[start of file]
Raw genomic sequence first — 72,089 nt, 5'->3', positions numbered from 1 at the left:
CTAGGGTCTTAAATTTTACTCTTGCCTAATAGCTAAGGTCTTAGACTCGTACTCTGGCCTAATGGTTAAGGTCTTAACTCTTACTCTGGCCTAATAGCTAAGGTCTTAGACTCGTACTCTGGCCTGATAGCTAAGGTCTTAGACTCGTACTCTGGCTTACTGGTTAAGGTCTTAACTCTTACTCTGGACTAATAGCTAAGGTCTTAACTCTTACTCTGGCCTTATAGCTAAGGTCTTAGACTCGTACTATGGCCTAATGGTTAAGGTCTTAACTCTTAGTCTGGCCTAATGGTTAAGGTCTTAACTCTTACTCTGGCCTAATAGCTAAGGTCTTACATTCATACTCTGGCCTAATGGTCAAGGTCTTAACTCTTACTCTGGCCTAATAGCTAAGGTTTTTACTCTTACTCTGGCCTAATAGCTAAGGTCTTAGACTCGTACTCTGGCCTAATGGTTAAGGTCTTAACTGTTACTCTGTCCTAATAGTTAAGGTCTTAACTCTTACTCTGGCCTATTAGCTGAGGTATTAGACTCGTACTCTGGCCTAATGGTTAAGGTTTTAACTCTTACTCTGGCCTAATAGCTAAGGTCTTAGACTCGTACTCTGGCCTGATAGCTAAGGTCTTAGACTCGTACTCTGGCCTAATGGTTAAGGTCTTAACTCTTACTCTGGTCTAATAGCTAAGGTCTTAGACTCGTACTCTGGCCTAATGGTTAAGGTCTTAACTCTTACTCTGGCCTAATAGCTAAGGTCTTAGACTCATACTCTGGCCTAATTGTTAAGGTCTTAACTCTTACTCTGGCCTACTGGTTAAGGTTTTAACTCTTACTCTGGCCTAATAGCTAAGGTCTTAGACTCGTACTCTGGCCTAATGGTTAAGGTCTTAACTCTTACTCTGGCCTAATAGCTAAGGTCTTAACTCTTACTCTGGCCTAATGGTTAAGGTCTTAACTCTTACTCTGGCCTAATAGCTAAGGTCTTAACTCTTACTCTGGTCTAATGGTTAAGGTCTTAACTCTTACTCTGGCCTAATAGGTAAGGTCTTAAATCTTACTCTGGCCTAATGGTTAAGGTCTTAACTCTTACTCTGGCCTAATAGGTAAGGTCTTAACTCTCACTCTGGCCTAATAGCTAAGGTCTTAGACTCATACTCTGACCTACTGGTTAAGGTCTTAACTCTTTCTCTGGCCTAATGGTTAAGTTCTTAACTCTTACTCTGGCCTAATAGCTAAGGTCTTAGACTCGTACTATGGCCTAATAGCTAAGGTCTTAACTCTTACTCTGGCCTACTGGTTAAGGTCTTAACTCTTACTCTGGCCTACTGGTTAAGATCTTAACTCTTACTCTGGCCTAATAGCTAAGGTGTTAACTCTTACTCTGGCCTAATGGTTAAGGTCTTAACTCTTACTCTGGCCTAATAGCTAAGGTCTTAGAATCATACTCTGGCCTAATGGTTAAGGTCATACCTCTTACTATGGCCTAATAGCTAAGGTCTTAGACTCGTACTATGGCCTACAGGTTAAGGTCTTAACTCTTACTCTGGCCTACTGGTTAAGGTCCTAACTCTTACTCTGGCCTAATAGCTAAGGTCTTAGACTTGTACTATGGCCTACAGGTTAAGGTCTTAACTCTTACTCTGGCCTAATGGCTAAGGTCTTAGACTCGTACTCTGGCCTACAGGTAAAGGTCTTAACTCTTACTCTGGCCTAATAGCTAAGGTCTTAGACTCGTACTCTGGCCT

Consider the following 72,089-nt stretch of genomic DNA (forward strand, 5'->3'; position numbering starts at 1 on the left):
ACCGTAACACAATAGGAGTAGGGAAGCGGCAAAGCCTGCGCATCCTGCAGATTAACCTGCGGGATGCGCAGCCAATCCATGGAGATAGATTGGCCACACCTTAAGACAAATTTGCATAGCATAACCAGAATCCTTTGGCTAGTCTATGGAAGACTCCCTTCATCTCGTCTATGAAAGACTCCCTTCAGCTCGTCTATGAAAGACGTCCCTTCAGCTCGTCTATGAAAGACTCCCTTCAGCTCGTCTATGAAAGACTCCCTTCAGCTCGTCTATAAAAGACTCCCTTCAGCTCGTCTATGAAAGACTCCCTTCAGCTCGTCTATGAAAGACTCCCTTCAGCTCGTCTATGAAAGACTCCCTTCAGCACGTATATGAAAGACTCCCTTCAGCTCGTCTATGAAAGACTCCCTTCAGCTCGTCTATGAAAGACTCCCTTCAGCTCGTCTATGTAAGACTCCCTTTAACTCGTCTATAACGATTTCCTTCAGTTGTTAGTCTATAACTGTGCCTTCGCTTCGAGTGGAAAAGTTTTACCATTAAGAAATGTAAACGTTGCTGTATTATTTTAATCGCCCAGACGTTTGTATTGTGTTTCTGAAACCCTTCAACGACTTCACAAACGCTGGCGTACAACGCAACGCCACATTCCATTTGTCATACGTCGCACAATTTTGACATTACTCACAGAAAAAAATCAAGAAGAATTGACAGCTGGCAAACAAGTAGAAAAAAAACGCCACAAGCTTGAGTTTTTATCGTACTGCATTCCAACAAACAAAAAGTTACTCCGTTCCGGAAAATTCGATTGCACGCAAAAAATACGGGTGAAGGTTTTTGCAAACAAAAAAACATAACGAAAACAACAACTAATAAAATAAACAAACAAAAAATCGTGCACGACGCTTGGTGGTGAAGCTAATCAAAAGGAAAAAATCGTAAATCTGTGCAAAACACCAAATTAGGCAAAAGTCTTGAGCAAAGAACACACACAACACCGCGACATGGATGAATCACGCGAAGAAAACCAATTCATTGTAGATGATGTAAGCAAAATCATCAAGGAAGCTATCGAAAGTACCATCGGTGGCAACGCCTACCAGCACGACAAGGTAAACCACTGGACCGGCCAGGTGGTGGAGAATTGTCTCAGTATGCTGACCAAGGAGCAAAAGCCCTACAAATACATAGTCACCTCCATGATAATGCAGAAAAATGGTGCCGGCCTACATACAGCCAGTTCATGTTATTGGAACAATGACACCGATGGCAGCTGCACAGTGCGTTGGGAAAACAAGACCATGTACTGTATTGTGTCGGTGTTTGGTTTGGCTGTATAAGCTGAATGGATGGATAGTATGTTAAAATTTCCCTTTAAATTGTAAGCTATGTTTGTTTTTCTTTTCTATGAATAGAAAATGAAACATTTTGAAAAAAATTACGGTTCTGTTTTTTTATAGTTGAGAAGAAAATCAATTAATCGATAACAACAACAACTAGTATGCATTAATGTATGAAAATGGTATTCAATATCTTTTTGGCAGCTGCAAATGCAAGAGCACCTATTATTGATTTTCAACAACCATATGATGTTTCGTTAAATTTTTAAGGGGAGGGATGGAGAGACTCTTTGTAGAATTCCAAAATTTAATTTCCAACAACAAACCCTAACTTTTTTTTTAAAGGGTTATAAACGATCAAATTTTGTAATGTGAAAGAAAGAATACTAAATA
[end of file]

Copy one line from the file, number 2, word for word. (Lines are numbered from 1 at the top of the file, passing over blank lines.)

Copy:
CTAGGGTCTTAAATTTTACTCTTGCCTAATAGCTAAGGTCTTAGACTCGTACTCTGGCCTAATGGTTAAGGTCTTAACTCTTACTCTGGCCTAATAGCTAAGGTCTTAGACTCGTACTCTGGCCTGATAGCTAAGGTCTTAGACTCGTACTCTGGCTTACTGGTTAAGGTCTTAACTCTTACTCTGGACTAATAGCTAAGGTCTTAACTCTTACTCTGGCCTTATAGCTAAGGTCTTAGACTCGTACTATGGCCTAATGGTTAAGGTCTTAACTCTTAGTCTGGCCTAATGGTTAAGGTCTTAACTCTTACTCTGGCCTAATAGCTAAGGTCTTACATTCATACTCTGGCCTAATGGTCAAGGTCTTAACTCTTACTCTGGCCTAATAGCTAAGGTTTTTACTCTTACTCTGGCCTAATAGCTAAGGTCTTAGACTCGTACTCTGGCCTAATGGTTAAGGTCTTAACTGTTACTCTGTCCTAATAGTTAAGGTCTTAACTCTTACTCTGGCCTATTAGCTGAGGTATTAGACTCGTACTCTGGCCTAATGGTTAAGGTTTTAACTCTTACTCTGGCCTAATAGCTAAGGTCTTAGACTCGTACTCTGGCCTGATAGCTAAGGTCTTAGACTCGTACTCTGGCCTAATGGTTAAGGTCTTAACTCTTACTCTGGTCTAATAGCTAAGGTCTTAGACTCGTACTCTGGCCTAATGGTTAAGGTCTTAACTCTTACTCTGGCCTAATAGCTAAGGTCTTAGACTCATACTCTGGCCTAATTGTTAAGGTCTTAACTCTTACTCTGGCCTACTGGTTAAGGTTTTAACTCTTACTCTGGCCTAATAGCTAAGGTCTTAGACTCGTACTCTGGCCTAATGGTTAAGGTCTTAACTCTTACTCTGGCCTAATAGCTAAGGTCTTAACTCTTACTCTGGCCTAATGGTTAAGGTCTTAACTCTTACTCTGGCCTAATAGCTAAGGTCTTAACTCTTACTCTGGTCTAATGGTTAAGGTCTTAACTCTTACTCTGGCCTAATAGGTAAGGTCTTAAATCTTACTCTGGCCTAATGGTTAAGGTCTTAACTCTTACTCTGGCCTAATAGGTAAGGTCTTAACTCTCACTCTGGCCTAATAGCTAAGGTCTTAGACTCATACTCTGACCTACTGGTTAAGGTCTTAACTCTTTCTCTGGCCTAATGGTTAAGTTCTTAACTCTTACTCTGGCCTAATAGCTAAGGTCTTAGACTCGTACTATGGCCTAATAGCTAAGGTCTTAACTCTTACTCTGGCCTACTGGTTAAGGTCTTAACTCTTACTCTGGCCTACTGGTTAAGATCTTAACTCTTACTCTGGCCTAATAGCTAAGGTGTTAACTCTTACTCTGGCCTAATGGTTAAGGTCTTAACTCTTACTCTGGCCTAATAGCTAAGGTCTTAGAATCATACTCTGGCCTAATGGTTAAGGTCATACCTCTTACTATGGCCTAATAGCTAAGGTCTTAGACTCGTACTATGGCCTACAGGTTAAGGTCTTAACTCTTACTCTGGCCTACTGGTTAAGGTCCTAACTCTTACTCTGGCCTAATAGCTAAGGTCTTAGACTTGTACTATGGCCTACAGGTTAAGGTCTTAACTCTTACTCTGGCCTAATGGCTAAGGTCTTAGACTCGTACTCTGGCCTACAGGTAAAGGTCTTAACTCTTACTCTGGCCTAATAGCTAAGGTCTTAGACTCGTACTCTGGCCT